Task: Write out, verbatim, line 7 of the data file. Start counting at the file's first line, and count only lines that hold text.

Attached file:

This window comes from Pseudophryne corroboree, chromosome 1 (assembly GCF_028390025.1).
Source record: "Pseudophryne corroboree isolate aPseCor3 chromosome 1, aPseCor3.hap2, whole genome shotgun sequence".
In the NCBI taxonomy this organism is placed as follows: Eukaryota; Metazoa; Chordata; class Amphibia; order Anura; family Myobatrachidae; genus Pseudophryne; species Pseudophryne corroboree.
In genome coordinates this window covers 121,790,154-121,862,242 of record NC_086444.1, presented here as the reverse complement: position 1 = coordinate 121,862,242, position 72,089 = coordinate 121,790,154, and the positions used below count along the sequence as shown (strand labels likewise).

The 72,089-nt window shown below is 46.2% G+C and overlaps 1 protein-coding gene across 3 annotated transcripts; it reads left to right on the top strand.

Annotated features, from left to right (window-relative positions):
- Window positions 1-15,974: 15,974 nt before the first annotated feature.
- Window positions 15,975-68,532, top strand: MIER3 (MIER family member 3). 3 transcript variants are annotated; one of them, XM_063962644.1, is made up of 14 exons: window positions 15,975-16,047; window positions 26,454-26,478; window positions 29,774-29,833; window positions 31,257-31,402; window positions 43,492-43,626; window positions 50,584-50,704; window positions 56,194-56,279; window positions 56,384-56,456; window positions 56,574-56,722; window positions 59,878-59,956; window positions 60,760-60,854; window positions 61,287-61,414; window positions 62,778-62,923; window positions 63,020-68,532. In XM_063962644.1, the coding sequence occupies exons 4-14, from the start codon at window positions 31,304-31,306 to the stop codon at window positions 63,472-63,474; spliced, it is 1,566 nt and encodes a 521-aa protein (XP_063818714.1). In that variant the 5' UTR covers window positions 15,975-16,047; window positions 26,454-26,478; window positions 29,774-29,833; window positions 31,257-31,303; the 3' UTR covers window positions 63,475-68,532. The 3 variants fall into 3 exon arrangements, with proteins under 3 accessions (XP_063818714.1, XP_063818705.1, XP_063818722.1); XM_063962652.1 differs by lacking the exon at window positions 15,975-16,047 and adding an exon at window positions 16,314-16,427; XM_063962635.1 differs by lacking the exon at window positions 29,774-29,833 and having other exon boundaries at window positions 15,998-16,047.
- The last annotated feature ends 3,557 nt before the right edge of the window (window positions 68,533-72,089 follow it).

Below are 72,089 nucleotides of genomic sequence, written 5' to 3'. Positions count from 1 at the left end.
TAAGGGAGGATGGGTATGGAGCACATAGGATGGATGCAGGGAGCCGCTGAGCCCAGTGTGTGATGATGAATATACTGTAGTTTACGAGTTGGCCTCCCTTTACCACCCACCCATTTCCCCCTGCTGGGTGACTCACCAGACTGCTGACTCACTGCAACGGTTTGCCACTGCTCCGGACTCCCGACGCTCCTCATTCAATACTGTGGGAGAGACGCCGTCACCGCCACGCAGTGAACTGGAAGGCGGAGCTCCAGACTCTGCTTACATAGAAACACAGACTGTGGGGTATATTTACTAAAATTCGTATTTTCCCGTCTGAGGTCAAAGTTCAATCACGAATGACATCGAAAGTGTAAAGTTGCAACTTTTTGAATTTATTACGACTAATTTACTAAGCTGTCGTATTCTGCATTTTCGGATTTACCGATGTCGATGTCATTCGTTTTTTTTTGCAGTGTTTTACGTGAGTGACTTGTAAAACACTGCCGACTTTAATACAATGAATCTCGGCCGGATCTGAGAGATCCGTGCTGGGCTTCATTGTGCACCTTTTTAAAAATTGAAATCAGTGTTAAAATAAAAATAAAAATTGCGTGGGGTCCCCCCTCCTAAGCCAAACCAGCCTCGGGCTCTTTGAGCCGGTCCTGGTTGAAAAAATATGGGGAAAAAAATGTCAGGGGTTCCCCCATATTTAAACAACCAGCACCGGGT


- Window positions 1-15,974: 15,974 nt before the first annotated feature.